One of the pivotal issues that western historians of the USSR have debated since its collapse more than 25 years ago is its so-called “exceptionalism.” That is, to what extent should the history of the Soviet Union be considered as but one variation of the remarkable process of state modernization in the twentieth century, and to what extent might we posit a distinctively “Soviet modernity,” distinguished by its communist ideology, its party-based state, and its social and/or nationalist “neo-traditionalism.” In Crossing Borders, Michael David-Fox, a prolific scholar and one of the founding editors of the field-defining journal Kritika, brings together significantly revised versions of earlier publications with new material in a volume that takes aim at a comprehensive, holistic reframing of these much-debated questions. The very sensible central thrust is that we should and can transcend the binarisms that have developed — modernity vs. neo-traditionalism, exceptionalism vs. likeness. As he asserts in an ambitious introduction that sets a frame for the disparate chapters that follow, there is a way to “thread the needle” between the various interpretations that will allow scholars to arrive at richer understandings.
David-Fox determinedly asserts that the way out of historiographical and theoretical conundrums is not to abandon the terms of debate but rather to expand them. In particular, he suggests, that the way out of the impasse between proponents of Soviet modernity and neo-traditionalism is to utilize the concept of “multiple modernities,” which can resolve or at least contain some of the paradoxes. Of course, deconstructing binaries to arrive at a more sophisticated synthesis is not in itself a radically novel solution to historical debates, and the author strives to avoid oversimplifications of the numerous scholarly works that he examines. Threading the needle requires more than simply saying that the answer lies “in between,” and to his credit David-Fox claims to be aiming at that (or, more precisely, beginning the process of doing that) in compiling these essays and articles.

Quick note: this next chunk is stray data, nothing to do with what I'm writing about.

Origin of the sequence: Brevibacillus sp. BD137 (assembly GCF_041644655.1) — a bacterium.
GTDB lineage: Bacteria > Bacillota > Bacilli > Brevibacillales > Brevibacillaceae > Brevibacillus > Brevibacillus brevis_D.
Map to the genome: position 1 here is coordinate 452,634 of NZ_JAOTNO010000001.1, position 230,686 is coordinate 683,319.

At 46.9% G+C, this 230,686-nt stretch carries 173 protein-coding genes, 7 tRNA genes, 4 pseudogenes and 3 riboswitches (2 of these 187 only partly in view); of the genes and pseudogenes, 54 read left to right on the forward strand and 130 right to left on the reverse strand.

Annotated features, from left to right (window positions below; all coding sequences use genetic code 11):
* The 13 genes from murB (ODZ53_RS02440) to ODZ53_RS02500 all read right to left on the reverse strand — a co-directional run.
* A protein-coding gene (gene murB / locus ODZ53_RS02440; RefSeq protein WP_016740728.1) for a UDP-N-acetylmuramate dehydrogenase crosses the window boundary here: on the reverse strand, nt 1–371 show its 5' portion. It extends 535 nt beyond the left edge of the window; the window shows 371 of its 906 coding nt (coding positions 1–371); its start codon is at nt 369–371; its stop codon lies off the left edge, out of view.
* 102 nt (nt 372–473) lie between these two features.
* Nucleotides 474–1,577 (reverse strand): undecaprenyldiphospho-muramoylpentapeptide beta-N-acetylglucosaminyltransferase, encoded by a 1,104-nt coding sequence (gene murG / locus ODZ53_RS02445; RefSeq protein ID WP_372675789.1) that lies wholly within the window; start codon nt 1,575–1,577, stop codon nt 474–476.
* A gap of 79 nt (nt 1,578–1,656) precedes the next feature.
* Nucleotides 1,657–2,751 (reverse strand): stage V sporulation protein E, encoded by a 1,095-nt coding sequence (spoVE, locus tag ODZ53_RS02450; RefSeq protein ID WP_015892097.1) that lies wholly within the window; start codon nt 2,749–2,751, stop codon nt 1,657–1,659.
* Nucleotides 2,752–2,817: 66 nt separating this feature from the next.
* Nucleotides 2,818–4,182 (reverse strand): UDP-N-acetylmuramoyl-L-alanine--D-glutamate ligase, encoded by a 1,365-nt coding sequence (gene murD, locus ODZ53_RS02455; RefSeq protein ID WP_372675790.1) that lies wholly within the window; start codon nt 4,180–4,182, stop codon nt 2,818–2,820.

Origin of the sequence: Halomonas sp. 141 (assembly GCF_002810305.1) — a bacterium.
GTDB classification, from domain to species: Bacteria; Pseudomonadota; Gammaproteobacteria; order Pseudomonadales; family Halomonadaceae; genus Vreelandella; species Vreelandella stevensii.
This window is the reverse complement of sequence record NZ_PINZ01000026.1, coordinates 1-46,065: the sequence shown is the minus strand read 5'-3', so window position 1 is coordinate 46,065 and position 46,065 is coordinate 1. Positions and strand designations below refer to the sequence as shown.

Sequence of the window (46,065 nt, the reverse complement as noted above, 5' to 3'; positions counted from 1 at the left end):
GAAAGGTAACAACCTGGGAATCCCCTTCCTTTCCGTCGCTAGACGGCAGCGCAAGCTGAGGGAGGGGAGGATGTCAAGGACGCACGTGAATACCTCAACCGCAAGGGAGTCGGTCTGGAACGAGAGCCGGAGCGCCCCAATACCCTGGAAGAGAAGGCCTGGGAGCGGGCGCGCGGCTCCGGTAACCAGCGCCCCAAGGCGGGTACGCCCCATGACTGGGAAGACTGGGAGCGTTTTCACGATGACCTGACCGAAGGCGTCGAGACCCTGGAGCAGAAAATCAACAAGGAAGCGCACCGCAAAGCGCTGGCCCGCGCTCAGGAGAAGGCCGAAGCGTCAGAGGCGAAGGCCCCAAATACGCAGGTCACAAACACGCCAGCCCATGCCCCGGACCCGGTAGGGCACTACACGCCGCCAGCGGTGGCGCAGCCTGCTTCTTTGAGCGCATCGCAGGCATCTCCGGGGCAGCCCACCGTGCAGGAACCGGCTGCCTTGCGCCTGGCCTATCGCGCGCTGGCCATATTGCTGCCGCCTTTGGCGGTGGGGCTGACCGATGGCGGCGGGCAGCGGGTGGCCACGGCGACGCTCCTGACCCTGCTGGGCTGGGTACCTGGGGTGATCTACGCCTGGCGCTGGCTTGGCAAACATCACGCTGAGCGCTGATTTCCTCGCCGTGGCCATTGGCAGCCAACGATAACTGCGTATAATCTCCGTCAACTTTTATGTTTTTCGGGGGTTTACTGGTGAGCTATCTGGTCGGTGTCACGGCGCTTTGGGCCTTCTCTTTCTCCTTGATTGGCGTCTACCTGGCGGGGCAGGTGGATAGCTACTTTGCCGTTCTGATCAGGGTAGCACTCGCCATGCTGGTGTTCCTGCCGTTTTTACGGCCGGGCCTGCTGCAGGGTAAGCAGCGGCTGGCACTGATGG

The chief features of this interpretation include a rigorous examination of what is denoted by modernity, and, in particular by an approach that is not merely comparative but aggressively transnational. Any evaluation of Soviet modernity must be done not only via comparison with multiple other modernities (and not just a stereotype of Western modernity), but also through an empirical examination of international interactions at the time. Focused primarily, but not exclusively, on the interwar period, David-Fox aims to demonstrate – in work building on his previous scholarship, in particular the recent Showcasing the Great Experiment – that patterns of influence were complex and multifaceted and cannot be reduced to a simple question of imitation. This volume aims not to resolve these complexities but rather to show empirically how intricate these interactions could be, and thus to suggest the need for still further examination by the field.